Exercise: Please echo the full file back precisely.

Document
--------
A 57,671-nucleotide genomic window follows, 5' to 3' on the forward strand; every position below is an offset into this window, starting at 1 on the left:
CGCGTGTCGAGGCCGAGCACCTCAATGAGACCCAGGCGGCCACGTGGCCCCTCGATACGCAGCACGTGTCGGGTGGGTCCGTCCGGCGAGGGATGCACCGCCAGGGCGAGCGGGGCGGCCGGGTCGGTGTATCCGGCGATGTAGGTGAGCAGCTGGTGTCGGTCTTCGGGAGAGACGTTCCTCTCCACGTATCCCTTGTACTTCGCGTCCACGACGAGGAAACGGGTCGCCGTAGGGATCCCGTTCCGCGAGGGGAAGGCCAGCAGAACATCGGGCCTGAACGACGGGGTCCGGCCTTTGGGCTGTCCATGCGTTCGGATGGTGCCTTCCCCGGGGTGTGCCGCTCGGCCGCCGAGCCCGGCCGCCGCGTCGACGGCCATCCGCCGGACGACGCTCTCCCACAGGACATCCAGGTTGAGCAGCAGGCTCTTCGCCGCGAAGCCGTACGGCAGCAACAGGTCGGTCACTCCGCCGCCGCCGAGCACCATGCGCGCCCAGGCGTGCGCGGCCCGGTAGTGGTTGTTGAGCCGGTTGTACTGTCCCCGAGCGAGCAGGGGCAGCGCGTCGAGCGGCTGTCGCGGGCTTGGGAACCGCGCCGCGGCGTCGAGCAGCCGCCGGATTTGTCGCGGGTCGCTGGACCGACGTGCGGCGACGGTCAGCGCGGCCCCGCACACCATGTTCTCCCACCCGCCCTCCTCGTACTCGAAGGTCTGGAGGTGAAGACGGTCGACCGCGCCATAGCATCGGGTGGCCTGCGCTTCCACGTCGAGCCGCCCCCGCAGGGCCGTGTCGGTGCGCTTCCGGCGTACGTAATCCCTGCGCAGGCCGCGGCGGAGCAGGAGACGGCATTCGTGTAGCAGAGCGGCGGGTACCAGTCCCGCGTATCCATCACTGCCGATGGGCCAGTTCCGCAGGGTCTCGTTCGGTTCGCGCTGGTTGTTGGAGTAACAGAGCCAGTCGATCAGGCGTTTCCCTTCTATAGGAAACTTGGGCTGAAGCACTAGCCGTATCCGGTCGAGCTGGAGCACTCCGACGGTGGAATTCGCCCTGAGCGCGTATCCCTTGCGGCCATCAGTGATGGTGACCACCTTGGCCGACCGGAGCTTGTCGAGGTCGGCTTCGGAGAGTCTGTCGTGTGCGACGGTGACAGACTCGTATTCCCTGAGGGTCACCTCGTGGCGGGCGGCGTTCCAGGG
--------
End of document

A 57,671-nucleotide genomic window follows, 5' to 3' on the forward strand; every position below is an offset into this window, starting at 1 on the left:
CGCGTGTCGAGGCCGAGCACCTCAATGAGACCCAGGCGGCCACGTGGCCCCTCGATACGCAGCACGTGTCGGGTGGGTCCGTCCGGCGAGGGATGCACCGCCAGGGCGAGCGGGGCGGCCGGGTCGGTGTATCCGGCGATGTAGGTGAGCAGCTGGTGTCGGTCTTCGGGAGAGACGTTCCTCTCCACGTATCCCTTGTACTTCGCGTCCACGACGAGGAAACGGGTCGCCGTAGGGATCCCGTTCCGCGAGGGGAAGGCCAGCAGAACATCGGGCCTGAACGACGGGGTCCGGCCTTTGGGCTGTCCATGCGTTCGGATGGTGCCTTCCCCGGGGTGTGCCGCTCGGCCGCCGAGCCCGGCCGCCGCGTCGACGGCCATCCGCCGGACGACGCTCTCCCACAGGACATCCAGGTTGAGCAGCAGGCTCTTCGCCGCGAAGCCGTACGGCAGCAACAGGTCGGTCACTCCGCCGCCGCCGAGCACCATGCGCGCCCAGGCGTGCGCGGCCCGGTAGTGGTTGTTGAGCCGGTTGTACTGTCCCCGAGCGAGCAGGGGCAGCGCGTCGAGCGGCTGTCGCGGGCTTGGGAACCGCGCCGCGGCGTCGAGCAGCCGCCGGATTTGTCGCGGGTCGCTGGACCGACGTGCGGCGACGGTCAGCGCGGCCCCGCACACCATGTTCTCCCACCCGCCCTCCTCGTACTCGAAGGTCTGGAGGTGAAGACGGTCGACCGCGCCATAGCATCGGGTGGCCTGCGCTTCCACGTCGAGCCGCCCCCGCAGGGCCGTGTCGGTGCGCTTCCGGCGTACGTAATCCCTGCGCAGGCCGCGGCGGAGCAGGAGACGGCATTCGTGTAGCAGAGCGGCGGGTACCAGTCCCGCGTATCCATCACTGCCGATGGGCCAGTTCCGCAGGGTCTCGTTCGGTTCGCGCTGGTTGTTGGAGTAACAGAGCCAGTCGATCAGGCGTTTCCCTTCTATAGGAAACTTGGGCTGAAGCACTAGCCGTATCCGGTCGAGCTGGAGCACTCCGACGGTGGAATTCGCCCTGAGCGCGTATCCCTTGCGGCCATCAGTGATGGTGACCACCTTGGCCGACCGGAGCTTGTCGAGGTCGGCTTCGGAGAGTCTGTCGTGTGCGACGGTGACAGACTCGTATTCCCTGAGGGTCACCTCGTGGCGGGCGGCGTTCCAGGG